this.item[index2] = tempHold;
	}
};

Finally, Save and Load provide quick access to the Depot.

Collection.prototype.Save = function(dbSuccess, dbFailure) {
	if ((this.depot) && (this.dataName))
	{
		this.depot.simpleAdd( this.dataName, this, dbSuccess, dbFailure);
	}
};

Collection.prototype.Load = function(dbSuccess, dbFailure) {
	if ((this.depot) && (this.dataName))
	{
		this.depot.get( this.dataName, dbSuccess, dbFailure);
	}
};

Although much of this functionality is already available in an array, I like to bring it all togther under an umbrella. If you feel this will be of use then feel free to use this and adapt it as necessary. It’s also worth noting there’s probaly a whole range of functionality that can still be added.

Posted in javascript, Palm Pre Dev, WebOS | Leave a comment

Palm Pre – Managing complex objects in the depot

Although the Pre comes with SQLite under the hood, if you just want to save small data items, it seems a bit of a long convoluted drawn out bore to start using the database. To make your life easier, Mojo has a ‘Depot’ object which will allow basic saving and retrieval of data. However, this comes at a price…
The bottom line – you can only store and retrieve simple objects.

This is not strictly true. Consider the following…

function Message(message){
this.key = message.key;
this.text = message.text;
this.name = "Message"+message.key;
this.objectType = "Message";
this.lastUsed = null;
};

This is a JavaScript message object I needed for ‘Quick Message’. Instantiation is done by passing in an anonymous type like so …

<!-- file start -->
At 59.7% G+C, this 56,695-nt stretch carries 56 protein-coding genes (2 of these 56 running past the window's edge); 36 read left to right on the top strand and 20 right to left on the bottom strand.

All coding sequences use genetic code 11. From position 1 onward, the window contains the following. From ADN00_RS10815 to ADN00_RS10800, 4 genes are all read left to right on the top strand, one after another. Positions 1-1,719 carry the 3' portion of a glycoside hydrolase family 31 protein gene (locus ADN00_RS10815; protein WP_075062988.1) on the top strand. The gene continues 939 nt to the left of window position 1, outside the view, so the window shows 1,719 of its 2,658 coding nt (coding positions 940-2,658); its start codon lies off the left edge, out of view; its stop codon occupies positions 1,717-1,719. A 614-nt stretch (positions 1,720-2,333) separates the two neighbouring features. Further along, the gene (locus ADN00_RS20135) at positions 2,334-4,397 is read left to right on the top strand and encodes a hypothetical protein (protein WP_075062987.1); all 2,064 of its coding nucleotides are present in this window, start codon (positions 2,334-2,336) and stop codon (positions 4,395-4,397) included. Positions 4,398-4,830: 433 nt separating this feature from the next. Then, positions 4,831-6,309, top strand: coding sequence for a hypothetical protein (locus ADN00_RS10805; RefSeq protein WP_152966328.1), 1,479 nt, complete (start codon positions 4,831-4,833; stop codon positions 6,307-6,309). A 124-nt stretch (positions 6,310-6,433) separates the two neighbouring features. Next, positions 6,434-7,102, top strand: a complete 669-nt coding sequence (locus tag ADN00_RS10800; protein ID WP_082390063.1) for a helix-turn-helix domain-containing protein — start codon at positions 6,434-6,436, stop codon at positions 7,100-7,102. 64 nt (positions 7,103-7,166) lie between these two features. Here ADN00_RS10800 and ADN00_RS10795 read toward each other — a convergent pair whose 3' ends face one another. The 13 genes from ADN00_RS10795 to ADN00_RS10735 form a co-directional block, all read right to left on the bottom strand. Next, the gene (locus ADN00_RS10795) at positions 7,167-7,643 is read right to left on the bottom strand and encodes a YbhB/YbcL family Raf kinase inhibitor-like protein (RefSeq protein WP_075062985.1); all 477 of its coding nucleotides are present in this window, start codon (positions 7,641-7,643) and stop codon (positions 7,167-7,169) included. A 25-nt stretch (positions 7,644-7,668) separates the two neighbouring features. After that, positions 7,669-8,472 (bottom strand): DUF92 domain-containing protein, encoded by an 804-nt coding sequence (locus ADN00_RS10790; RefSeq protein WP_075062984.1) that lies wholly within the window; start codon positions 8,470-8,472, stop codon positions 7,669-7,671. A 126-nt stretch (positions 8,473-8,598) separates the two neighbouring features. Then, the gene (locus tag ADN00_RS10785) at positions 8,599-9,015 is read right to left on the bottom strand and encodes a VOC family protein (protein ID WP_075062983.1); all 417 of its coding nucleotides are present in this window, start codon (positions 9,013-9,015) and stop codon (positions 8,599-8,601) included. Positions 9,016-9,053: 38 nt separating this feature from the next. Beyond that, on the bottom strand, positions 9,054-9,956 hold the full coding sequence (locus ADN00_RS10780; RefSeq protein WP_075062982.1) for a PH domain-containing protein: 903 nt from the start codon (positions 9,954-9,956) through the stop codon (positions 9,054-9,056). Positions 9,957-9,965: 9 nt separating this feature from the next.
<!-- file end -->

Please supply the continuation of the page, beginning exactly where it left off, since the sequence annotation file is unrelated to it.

var newMessage = new Message( { key: “key1”, text: “message text”});

Technically, this is not a simple type, yet the depot will save and retrieve this quite happily. The problem will start when you either use a ‘Date’ object or start attaching functionality to the object using ‘prototype’.
Let’s start with the Date object. Without actual confirmation, I can’t say, but these aren’t stored in with the depot. Saving and retrieval of this won’t fail, you’ll just get null returned.

What about saving it as a string and converting it when needed?
As I need them quite a lot around the application, I need a more OO way of doing this. The Message object needs to be as ‘standalone’ as possible, so I can create one anywhere. I don’t want to have to create one or retrieve one, then keep calculating a date based on the string.

So, l left the original field in there and created a corresponding ‘DateString’ property as well.

function Message(message){
this.key = message.key;
this.text = message.text;
this.name = "Message"+message.key;
this.objectType = "Message";
this.lastUsed = null;
this.lastUsedDateString = "Not previously used";
};

Doing this will allow me to retrieve a date string in ‘lastUsedDateString’, then convert it how I want to when needed.

The final piece of functionality, is to determine if the anonymous type passed in contains a property called ‘lastUsedDateString’ and if so, assign it to our new object.

function Message(message){
this.key = message.key;
this.text = message.text;
this.name = "Message"+message.key;
this.objectType = "Message";
this.lastUsed = null;
this.lastUsedDateString = "Not previously used";
if (message.lastUsedDateString != undefined){
this.lastUsedDateString = message.lastUsedDateString;
}
};

This is still of no use when retrieving ‘Date’ type objects. So, I’ve extended the Message object using prototype to provide a method to populate the ‘lastUsed’ property using the ‘lastUsedDateString’ immediately.

Message.prototype.ReCalcDate = function(){
if ((this.lastUsed == null) && (this.lastUsedDateString != "Not previously used" )){
this.lastUsed = new Date(this.lastUsedDateString);
}
};

You think you had problems before with complex objects, you have now. Functions are most definitely not persisted using the depot.

This means that when you retrieve your Message for the Depot, the ‘lastUsedDataString’ is populated ok, but if you then tried …

testMessage.ReCalcDate();

…it would fail, because the depot will not support the function. At this point, it simply doesn’t exist.